Pulsed plasma thrusters are a method of spacecraft propulsion also known as Plasma Jet Engines in general. They use an arc of electric current adjacent to a solid propellant, to produce a quick and repeatable burst of impulse. PPTs are excellent for attitude control, and for main propulsion on particularly small spacecraft with a surplus of electricity (those in the hundred-kilogram or less category). However they are also one of the least efficient electric propulsion systems, with a thrust efficiency of less than 10%. At present they are deployed in space vehicles and probes as the space does not offers any frictional force when compared to that on earth. The extremely quick and repetitive thrust accelerates the space probe continuously. Thus it eventually reaches and goes beyond the speeds of conventional propulsion systems. The electrical energy required to operate the arc mechanism is abundantly available by harnessing the solar energy via self adjusting solar panels on the probe.
PPTs have much higher exhaust velocity than chemical propulsion engines. According to the Tsiolkovsky equation this results in proportionally higher final velocity of propelled craft. The principle of operation is the electromagnetic acceleration of propellant via the Lorentz force to velocities of the order of tens of km/s - which is much higher than the thermal velocity of chemical engines. Chemical propulsion engines, with their limited rate of chemical reaction exhaust velocity (which is in the range of 2-4.5 km/s), become exponentially ineffective (see Tsiolkovsky equation) to achieve high interplanetary speeds (in the 20-70 km/s range, within the Solar System).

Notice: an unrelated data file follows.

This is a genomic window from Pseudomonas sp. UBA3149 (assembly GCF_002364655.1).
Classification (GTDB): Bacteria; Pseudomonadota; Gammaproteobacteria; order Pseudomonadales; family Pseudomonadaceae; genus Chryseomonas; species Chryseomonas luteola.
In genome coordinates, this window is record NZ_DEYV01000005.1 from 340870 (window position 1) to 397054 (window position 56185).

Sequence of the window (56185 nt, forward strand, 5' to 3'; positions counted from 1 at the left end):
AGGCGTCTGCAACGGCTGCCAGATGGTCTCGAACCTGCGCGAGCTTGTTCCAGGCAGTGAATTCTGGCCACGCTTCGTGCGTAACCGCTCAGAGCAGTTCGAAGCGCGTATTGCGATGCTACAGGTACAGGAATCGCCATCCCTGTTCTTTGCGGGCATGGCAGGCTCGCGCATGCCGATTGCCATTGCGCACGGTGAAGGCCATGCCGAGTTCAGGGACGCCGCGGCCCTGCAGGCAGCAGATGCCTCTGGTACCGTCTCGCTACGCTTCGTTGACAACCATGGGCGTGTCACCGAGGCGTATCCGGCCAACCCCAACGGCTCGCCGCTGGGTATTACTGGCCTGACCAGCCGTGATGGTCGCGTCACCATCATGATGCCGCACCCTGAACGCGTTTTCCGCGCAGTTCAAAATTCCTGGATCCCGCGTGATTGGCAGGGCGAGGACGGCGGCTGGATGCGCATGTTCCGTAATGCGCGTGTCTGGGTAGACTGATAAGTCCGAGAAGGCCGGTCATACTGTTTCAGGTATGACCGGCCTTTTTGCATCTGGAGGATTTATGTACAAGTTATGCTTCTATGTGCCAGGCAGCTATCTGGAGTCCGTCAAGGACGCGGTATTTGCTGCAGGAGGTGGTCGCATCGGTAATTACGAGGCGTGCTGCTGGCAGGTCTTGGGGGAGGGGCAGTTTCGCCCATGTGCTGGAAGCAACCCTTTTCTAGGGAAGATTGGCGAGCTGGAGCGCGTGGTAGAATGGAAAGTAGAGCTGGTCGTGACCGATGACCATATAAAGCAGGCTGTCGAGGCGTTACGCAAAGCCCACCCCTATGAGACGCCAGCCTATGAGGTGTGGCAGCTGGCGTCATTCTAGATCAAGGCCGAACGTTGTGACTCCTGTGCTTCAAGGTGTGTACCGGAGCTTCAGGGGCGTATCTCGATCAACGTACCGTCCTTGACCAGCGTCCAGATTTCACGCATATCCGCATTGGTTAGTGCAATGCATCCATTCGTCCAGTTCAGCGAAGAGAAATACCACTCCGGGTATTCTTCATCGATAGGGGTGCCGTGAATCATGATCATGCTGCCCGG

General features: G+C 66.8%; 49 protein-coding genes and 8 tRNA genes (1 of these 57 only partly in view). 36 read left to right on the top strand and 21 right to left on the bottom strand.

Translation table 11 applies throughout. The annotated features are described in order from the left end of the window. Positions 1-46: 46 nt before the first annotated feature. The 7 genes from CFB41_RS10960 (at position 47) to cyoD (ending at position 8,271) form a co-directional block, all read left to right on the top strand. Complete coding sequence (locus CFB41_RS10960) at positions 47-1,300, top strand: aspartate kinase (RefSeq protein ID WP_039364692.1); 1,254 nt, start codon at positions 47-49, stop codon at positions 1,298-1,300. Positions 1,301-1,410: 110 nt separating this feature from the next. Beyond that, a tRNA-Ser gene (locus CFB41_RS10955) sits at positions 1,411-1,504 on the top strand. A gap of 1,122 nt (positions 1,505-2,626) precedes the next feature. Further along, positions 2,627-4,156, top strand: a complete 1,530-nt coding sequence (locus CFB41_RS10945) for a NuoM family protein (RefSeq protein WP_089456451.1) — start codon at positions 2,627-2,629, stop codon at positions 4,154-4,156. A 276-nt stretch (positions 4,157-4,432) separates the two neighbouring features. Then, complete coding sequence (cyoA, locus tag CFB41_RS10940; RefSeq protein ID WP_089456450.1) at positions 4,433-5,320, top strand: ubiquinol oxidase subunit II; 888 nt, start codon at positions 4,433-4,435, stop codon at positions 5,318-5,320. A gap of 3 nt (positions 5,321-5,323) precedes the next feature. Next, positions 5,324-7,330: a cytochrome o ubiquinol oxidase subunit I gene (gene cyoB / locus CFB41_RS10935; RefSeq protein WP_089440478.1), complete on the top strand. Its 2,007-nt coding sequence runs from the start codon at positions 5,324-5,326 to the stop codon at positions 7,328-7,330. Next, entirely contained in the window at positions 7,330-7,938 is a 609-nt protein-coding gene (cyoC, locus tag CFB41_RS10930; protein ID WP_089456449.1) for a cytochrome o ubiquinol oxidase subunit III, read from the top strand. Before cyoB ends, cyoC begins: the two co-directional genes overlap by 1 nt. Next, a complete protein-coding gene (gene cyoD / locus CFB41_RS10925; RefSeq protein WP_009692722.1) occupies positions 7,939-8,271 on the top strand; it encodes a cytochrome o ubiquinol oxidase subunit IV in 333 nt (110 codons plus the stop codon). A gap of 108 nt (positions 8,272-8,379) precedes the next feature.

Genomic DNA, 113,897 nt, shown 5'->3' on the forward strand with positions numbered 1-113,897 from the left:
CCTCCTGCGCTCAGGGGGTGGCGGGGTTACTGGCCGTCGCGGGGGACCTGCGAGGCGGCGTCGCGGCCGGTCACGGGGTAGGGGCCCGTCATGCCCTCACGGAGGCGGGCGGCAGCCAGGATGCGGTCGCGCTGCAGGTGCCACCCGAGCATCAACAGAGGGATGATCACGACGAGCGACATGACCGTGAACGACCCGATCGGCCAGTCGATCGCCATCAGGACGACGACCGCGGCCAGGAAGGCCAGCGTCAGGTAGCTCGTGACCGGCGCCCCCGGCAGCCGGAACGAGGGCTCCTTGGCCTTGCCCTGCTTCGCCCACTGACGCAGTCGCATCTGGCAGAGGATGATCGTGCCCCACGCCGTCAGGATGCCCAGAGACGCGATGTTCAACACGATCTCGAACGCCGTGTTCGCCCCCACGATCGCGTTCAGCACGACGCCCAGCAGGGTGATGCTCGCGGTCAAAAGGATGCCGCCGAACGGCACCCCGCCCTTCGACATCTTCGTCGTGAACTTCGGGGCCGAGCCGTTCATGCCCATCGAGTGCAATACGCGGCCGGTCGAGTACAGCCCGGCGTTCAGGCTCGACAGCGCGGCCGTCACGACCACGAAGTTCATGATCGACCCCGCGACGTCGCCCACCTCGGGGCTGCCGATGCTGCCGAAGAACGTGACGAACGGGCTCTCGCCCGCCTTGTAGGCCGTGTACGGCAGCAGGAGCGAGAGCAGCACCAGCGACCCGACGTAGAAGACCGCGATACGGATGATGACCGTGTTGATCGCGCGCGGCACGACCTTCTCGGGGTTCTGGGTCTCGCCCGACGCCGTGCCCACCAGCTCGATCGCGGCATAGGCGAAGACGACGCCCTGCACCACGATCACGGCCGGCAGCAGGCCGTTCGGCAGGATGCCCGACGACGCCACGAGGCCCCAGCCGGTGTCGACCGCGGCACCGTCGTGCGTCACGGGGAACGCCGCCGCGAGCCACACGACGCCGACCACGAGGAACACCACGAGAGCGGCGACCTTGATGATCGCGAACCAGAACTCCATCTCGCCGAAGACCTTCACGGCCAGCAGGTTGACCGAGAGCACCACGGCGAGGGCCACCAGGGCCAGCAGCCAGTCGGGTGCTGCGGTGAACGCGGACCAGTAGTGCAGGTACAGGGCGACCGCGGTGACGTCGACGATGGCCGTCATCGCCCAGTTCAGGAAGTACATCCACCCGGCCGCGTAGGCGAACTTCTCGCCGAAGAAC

Pulsed plasma thrusters were the first electric thrusters to be deployed in space, used for attitude control on the Soviet probes Zond 2, from parking at Earth orbit to Mars on November 30, 1964, and Zond 3 in 1965. The active gases used in the Soviet plasma propulsion engines were argon and helium. Soviet engineers subsequently returned to the use of high-pressure nitrogen jets.
Pulsed plasma thrusters were flown in November, 2000 as a flight experiment on the Earth Observing-1 spacecraft. The thrusters successfully demonstrated the ability to perform roll control on the spacecraft and also demonstrated that the electromagnetic interference from the pulsed plasma did not affect other spacecraft systems. These experiments used Teflon as the propellant.
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